tv review

Vida’s Latinx, Female, Queer Perspective Is More Distinctive — and Vital — Than Ever in Season Two

Chelsea Rendon as Mari in Vida. Photo: Kat Marcinowski/Starz

The fact that Vida has the first all-Latinx writers room on television makes it a groundbreaking TV series. That’s also what makes it a very good TV series.

In its second season, premiering Thursday on Starz, Vida continues to explore family, romantic, and neighborhood relationships within the Boyle Heights section of East L.A. with careful attention to detail, a sense of intimacy, and an innate understanding of the dynamics at play in the Mexican-American and queer communities where its stories are centered. It’s the sort of show that’s engaging no matter who you are, but surely makes anyone who is part of those communities feel recognized in a way that the vast majority of television does not. A half-hour drama like Vida couldn’t be made without Latinx people — including showrunner Tanya Saracho, who hired several queer writers and, with one exception, only those who identify as female — shaping it into existence. Well, it could. But it wouldn’t be as fully realized and honest as Vida is, and that’s important on a series that wrestles, in various contexts, with the notion of being true to one’s self and the culture that shaped you.

After establishing its origin story in season one — two sisters, the diametrically opposed Emma (Mishel Prada) and Lyn (Melissa Barrera), return to their Boyle Heights neighborhood after their mother dies and they inherit the apartment building and bar she owned — season two immediately jumps back into the action as the Hernandez sisters continue to renovate the bar and navigate a host of other issues. A big one: taking care of Eddy (Ser Anzoategui), the wife they didn’t know their mother had until after she passed away. Last season, Eddy was badly beaten up in a bar fight and, as this season begins, is still recovering from major injuries that require her to have regular care. Emma and Lyn disagree about how to manage that care and how to divvy up the responsibilities at Vida, the bar they’ve named after their mother and that Eddy feels is partly hers. That becomes complicated, too, when Emma discovers that Eddy and her mother may not have been legally married, and the will that left decisions in Eddy’s hands may not not have been official, either.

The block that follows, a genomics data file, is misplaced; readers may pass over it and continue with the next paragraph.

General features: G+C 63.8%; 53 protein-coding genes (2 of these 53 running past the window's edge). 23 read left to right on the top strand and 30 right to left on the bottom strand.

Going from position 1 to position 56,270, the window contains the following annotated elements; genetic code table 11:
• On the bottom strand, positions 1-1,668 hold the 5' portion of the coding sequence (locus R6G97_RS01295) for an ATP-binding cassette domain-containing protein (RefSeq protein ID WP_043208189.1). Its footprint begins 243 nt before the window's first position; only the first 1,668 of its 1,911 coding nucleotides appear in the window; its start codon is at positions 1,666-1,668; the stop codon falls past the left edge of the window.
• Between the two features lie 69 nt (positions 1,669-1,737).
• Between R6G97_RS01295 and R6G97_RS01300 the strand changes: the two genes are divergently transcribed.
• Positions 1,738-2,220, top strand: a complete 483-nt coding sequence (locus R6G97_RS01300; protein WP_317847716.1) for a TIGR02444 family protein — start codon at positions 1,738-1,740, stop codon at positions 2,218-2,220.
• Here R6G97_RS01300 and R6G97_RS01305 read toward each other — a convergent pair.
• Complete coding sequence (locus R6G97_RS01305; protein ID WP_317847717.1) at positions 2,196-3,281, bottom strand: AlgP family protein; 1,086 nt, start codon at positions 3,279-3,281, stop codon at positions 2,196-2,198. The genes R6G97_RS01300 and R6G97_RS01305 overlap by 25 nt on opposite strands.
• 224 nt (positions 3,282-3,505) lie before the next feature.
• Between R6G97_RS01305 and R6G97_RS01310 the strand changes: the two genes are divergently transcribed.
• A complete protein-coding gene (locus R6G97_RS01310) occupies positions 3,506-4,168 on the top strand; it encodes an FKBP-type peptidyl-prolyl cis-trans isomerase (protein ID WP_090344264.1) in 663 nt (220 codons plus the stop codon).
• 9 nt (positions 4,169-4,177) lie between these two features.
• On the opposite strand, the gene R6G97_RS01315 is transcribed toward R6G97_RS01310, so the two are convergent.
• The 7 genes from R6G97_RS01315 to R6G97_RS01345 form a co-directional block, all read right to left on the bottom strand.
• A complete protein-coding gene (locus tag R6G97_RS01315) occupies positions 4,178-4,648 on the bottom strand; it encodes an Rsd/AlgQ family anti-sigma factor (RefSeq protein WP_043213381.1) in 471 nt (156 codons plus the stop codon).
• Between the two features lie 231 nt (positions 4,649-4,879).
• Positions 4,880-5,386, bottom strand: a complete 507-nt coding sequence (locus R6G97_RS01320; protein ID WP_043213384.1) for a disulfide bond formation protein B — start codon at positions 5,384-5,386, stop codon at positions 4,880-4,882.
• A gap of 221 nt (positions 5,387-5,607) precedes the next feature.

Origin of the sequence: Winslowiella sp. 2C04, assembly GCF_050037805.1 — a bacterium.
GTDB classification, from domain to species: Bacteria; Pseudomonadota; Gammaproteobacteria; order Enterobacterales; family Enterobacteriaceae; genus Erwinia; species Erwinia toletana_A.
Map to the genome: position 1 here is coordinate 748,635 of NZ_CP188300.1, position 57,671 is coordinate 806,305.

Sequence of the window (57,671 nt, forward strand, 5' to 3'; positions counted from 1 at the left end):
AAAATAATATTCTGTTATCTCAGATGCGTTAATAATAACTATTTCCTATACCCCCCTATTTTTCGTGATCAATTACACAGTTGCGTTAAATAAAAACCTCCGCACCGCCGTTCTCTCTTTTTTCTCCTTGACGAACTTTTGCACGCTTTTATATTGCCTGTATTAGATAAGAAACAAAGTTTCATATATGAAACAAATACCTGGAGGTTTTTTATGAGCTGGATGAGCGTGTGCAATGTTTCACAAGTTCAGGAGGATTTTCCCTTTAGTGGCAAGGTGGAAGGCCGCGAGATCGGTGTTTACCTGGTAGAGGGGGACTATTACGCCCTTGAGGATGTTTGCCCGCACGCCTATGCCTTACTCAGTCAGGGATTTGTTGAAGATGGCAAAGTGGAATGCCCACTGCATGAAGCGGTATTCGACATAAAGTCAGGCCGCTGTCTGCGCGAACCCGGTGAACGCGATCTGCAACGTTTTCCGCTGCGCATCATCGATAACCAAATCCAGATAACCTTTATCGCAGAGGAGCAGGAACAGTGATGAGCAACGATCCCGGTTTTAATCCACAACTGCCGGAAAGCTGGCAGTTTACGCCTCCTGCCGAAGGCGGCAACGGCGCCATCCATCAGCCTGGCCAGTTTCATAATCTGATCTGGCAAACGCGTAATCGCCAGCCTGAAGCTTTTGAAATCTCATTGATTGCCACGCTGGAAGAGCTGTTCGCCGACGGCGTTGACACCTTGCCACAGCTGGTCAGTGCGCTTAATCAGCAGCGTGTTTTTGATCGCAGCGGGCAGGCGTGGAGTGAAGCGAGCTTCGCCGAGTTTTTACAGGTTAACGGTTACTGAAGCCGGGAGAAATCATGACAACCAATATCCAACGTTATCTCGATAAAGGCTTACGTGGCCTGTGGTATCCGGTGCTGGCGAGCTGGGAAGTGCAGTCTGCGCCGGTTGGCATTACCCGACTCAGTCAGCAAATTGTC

These ten episodes also continue to explore the love lives of Lyn — who keeps running into an ex, Johnny (Carlos Miranda), from whom she’s supposed to be keeping her distance — and Emma, who develops an attraction to Nico (Roberta Colindrez, delivering a fully lived-in, laid-back performance), a grounded and talented bartender she meets at a wedding, then hires to help at Vida. In the background, at all times, is the constant tug-of-war between purists trying to maintain Boyle Heights’ original character and those who are perceived as gentrifying away its soul. Emma and Lyn have a foot in each camp. They grew up in the neighborhood and loathe the developer who keeps lurking around, hoping he can seduce them into selling their mother’s building so he can redevelop it. But they also lived in other cities for years before returning, and, in their effort to turn Vida into a bar that attracts a larger crowd, gain a reputation, especially among an anti-gentrification group called the Vigilantes, as business people more interested in making a buck than maintaining a sense of history.